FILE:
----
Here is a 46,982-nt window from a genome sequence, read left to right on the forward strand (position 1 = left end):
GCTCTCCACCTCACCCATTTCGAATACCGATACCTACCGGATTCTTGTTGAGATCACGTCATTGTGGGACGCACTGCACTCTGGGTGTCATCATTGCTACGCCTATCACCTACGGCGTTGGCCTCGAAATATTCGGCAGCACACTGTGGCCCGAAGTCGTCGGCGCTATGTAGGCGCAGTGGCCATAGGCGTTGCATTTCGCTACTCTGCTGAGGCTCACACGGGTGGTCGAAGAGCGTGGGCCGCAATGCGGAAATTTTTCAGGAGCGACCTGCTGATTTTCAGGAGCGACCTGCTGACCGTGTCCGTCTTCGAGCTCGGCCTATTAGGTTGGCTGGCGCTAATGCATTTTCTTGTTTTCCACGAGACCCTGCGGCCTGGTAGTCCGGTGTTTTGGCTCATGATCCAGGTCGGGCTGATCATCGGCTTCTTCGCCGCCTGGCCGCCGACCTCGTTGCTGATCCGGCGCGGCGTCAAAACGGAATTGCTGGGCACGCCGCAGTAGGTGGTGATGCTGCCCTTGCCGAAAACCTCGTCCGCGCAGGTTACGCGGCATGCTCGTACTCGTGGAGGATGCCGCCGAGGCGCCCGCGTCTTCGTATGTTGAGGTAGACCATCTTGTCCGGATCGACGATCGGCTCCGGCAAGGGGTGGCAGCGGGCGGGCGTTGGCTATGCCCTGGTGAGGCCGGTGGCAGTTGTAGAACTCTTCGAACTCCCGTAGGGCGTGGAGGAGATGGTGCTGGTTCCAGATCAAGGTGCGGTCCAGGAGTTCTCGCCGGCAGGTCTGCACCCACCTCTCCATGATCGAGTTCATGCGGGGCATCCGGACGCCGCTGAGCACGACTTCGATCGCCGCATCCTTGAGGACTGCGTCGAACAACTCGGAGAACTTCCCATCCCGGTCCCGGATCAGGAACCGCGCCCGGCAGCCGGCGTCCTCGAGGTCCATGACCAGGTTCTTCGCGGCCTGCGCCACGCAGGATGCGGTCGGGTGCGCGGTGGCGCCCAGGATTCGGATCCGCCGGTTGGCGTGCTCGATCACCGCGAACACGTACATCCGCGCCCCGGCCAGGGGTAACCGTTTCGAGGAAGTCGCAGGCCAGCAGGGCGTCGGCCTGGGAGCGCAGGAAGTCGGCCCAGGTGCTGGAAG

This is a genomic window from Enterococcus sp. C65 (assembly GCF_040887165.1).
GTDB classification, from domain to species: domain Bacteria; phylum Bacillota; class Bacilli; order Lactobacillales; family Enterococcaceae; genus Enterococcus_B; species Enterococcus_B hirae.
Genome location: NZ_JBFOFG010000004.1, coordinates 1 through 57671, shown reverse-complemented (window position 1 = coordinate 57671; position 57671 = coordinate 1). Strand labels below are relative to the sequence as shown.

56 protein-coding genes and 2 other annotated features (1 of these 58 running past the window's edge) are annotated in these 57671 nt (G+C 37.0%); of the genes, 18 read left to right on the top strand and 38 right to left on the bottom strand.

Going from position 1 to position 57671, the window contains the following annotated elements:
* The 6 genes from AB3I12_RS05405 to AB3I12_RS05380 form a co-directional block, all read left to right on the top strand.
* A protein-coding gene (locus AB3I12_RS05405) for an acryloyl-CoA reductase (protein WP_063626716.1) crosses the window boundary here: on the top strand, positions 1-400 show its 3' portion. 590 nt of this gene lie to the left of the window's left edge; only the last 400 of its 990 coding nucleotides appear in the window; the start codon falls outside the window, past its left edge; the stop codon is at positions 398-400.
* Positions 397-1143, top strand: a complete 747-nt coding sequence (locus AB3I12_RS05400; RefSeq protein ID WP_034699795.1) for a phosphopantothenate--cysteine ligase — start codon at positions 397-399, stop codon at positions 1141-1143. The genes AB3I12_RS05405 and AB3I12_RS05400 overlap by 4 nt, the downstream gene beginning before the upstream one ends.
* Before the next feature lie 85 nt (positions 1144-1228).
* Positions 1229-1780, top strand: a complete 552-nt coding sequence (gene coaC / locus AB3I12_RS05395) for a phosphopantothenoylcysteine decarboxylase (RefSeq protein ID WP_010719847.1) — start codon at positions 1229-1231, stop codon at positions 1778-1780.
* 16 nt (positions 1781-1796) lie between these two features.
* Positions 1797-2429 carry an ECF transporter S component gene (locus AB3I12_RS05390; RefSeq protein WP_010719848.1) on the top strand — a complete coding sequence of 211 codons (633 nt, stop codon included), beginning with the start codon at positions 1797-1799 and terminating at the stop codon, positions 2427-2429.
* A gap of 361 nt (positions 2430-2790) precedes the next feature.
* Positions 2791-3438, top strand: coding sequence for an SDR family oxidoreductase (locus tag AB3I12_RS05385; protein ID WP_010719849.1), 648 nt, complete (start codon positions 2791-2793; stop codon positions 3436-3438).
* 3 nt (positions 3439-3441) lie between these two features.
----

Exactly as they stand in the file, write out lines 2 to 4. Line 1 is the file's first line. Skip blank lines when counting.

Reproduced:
GCTCTCCACCTCACCCATTTCGAATACCGATACCTACCGGATTCTTGTTGAGATCACGTCATTGTGGGACGCACTGCACTCTGGGTGTCATCATTGCTACGCCTATCACCTACGGCGTTGGCCTCGAAATATTCGGCAGCACACTGTGGCCCGAAGTCGTCGGCGCTATGTAGGCGCAGTGGCCATAGGCGTTGCATTTCGCTACTCTGCTGAGGCTCACACGGGTGGTCGAAGAGCGTGGGCCGCAATGCGGAAATTTTTCAGGAGCGACCTGCTGATTTTCAGGAGCGACCTGCTGACCGTGTCCGTCTTCGAGCTCGGCCTATTAGGTTGGCTGGCGCTAATGCATTTTCTTGTTTTCCACGAGACCCTGCGGCCTGGTAGTCCGGTGTTTTGGCTCATGATCCAGGTCGGGCTGATCATCGGCTTCTTCGCCGCCTGGCCGCCGACCTCGTTGCTGATCCGGCGCGGCGTCAAAACGGAATTGCTGGGCACGCCGCAGTAGGTGGTGATGCTGCCCTTGCCGAAAACCTCGTCCGCGCAGGTTACGCGGCATGCTCGTACTCGTGGAGGATGCCGCCGAGGCGCCCGCGTCTTCGTATGTTGAGGTAGACCATCTTGTCCGGATCGACGATCGGCTCCGGCAAGGGGTGGCAGCGGGCGGGCGTTGGCTATGCCCTGGTGAGGCCGGTGGCAGTTGTAGAACTCTTCGAACTCCCGTAGGGCGTGGAGGAGATGGTGCTGGTTCCAGATCAAGGTGCGGTCCAGGAGTTCTCGCCGGCAGGTCTGCACCCACCTCTCCATGATCGAGTTCATGCGGGGCATCCGGACGCCGCTGAGCACGACTTCGATCGCCGCATCCTTGAGGACTGCGTCGAACAACTCGGAGAACTTCCCATCCCGGTCCCGGATCAGGAACCGCGCCCGGCAGCCGGCGTCCTCGAGGTCCATGACCAGGTTCTTCGCGGCCTGCGCCACGCAGGATGCGGTCGGGTGCGCGGTGGCGCCCAGGATTCGGATCCGCCGGTTGGCGTGCTCGATCACCGCGAACACGTACATCCGCGCCCCGGCCAGGGGTAACCGTTTCGAGGAAGTCGCAGGCCAGCAGGGCGTCGGCCTGGGAGCGCAGGAAGTCGGCCCAGGTGCTGGAAG

This is a genomic window from Enterococcus sp. C65 (assembly GCF_040887165.1).
GTDB classification, from domain to species: domain Bacteria; phylum Bacillota; class Bacilli; order Lactobacillales; family Enterococcaceae; genus Enterococcus_B; species Enterococcus_B hirae.